Though he were come again out of Faerie,
Him coulde not amende with a word.
And after this, before the highe board, by one word
He with a manly voice said his message,
After the form used in his language,
Withoute vice of syllable or letter. fault
And, for his tale shoulde seem the better,
Accordant to his worde's was his cheer,
As teacheth art of speech them that it lear.
Albeit that I cannot sound his style,
Nor cannot climb over so high a stile,
Yet say I this, as to commune intent,
Thus much amounteth all that ever he meant,
If it so be that I have it in mind.
He said; "The king of Araby and Ind,
My liege lord, on this solemne day
Saluteth you as he best can and may,
And sendeth you, in honour of your feast,
By me, that am all ready at your hest,
This steed of brass, that easily and well
Can in the space of one day naturel
(This is to say, in four-and-twenty hours),
Whereso you list, in drought or else in show'rs,
Beare your body into every place
To which your hearte willeth for to pace,
Withoute wem of you, through foul or fair. hurt, injury
Or if you list to fly as high in air
As doth an eagle, when him list to soar,
This same steed shall bear you evermore
Withoute harm, till ye be where you lest
(Though that ye sleepen on his back, or rest),
And turn again, with writhing of a pin. twisting
He that it wrought, he coude many a gin;
He waited in any a constellation,
Ere he had done this operation,
And knew full many a seal and many a bond
This mirror eke, that I have in mine hond,
Hath such a might, that men may in it see
When there shall fall any adversity
Unto your realm, or to yourself also,
And openly who is your friend or foe.
And over all this, if any lady bright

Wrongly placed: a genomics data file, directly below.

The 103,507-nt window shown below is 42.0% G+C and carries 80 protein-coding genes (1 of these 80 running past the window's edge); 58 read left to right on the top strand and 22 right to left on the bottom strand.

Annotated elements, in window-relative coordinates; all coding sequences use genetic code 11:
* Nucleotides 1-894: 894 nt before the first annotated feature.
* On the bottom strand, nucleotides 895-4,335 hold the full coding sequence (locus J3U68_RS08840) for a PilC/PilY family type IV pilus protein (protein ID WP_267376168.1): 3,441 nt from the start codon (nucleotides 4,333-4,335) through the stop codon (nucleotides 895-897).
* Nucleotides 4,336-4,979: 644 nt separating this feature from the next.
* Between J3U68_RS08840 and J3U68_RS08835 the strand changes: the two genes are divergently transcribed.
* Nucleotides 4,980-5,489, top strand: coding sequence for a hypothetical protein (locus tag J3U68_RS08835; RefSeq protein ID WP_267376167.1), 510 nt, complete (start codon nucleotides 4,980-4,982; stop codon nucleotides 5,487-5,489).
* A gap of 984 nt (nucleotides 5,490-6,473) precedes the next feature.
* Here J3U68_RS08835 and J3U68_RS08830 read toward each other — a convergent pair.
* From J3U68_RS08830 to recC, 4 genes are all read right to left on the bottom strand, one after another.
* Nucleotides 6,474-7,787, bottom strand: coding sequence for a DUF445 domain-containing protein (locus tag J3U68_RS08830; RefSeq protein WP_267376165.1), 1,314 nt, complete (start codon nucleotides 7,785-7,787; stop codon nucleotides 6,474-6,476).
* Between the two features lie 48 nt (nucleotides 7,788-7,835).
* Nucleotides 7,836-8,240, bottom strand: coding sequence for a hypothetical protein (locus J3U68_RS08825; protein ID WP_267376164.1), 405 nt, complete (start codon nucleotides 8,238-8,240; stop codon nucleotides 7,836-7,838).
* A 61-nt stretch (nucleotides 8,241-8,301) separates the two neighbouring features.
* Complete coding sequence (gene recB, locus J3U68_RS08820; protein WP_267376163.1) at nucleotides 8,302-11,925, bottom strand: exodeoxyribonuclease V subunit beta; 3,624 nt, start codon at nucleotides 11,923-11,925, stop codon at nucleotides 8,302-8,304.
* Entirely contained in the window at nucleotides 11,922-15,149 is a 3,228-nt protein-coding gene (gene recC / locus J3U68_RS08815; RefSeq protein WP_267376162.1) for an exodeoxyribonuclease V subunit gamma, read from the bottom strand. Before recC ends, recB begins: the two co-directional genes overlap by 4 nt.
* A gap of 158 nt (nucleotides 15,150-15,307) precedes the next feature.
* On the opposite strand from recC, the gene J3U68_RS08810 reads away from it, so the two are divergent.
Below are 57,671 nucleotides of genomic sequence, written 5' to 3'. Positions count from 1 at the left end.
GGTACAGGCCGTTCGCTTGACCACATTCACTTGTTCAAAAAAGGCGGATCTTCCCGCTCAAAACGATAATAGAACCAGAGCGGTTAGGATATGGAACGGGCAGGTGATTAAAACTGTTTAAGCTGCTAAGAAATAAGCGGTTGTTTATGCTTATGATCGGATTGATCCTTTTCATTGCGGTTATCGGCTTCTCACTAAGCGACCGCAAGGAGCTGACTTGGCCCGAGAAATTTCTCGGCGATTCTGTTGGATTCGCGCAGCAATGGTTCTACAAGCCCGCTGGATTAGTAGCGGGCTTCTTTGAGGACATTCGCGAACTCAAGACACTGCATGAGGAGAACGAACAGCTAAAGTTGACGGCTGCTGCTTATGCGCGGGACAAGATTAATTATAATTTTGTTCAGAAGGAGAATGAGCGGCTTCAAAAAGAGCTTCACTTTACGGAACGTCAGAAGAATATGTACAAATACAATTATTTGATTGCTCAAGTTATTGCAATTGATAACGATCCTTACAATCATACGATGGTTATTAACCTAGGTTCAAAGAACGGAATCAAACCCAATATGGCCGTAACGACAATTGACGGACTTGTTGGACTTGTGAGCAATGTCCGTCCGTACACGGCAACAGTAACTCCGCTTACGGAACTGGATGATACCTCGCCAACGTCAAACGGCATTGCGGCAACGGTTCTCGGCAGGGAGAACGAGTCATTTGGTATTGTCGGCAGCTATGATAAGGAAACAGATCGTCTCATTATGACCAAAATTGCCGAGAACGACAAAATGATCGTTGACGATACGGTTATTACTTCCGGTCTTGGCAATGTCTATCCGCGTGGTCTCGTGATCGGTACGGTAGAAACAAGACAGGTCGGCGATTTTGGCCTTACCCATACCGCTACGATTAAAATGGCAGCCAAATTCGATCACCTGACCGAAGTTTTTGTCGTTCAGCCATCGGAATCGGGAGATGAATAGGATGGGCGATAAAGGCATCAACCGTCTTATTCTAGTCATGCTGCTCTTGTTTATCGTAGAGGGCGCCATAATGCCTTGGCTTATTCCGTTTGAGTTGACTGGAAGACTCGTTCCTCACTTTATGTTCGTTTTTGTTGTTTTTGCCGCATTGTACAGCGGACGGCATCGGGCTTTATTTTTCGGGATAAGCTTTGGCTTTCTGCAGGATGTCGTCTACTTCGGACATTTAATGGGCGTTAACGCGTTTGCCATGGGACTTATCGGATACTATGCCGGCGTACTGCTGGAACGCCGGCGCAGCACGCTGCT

Hath set her heart on any manner wight,
If he be false, she shall his treason see,
His newe love, and all his subtlety,
So openly that there shall nothing hide.
Wherefore, against this lusty summer-tide,
This mirror, and this ring that ye may see,
He hath sent to my lady Canace,
Your excellente daughter that is here.
The virtue of this ring, if ye will hear,
Is this, that if her list it for to wear
Upon her thumb, or in her purse it bear,
There is no fowl that flyeth under heaven,
That she shall not well understand his steven,
And know his meaning openly and plain,
And answer him in his language again:
And every grass that groweth upon root
She shall eke know, to whom it will do boot,
All be his woundes ne'er so deep and wide.
This naked sword, that hangeth by my side,
Such virtue hath, that what man that it smite,
Throughout his armour it will carve and bite,
Were it as thick as is a branched oak:
And what man is y-wounded with the stroke
Shall ne'er be whole, till that you list, of grace,
To stroke him with the flat in thilke place
Where he is hurt; this is as much to sayn,
Ye muste with the flatte sword again
Stroke him upon the wound, and it will close.
This is the very sooth, withoute glose;
It faileth not, while it is in your hold."
And when this knight had thus his tale told,
He rode out of the hall, and down he light.
His steede, which that shone as sunne bright,
Stood in the court as still as any stone.
The knight is to his chamber led anon,
And is unarmed, and to meat y-set.
These presents be full richely y-fet,
This is to say, the sword and the mirrour, —
And borne anon into the highe tow'r,
With certain officers ordain'd therefor;
And unto Canace the ring is bore
Solemnely, where she sat at the table;
But sickerly, withouten any fable,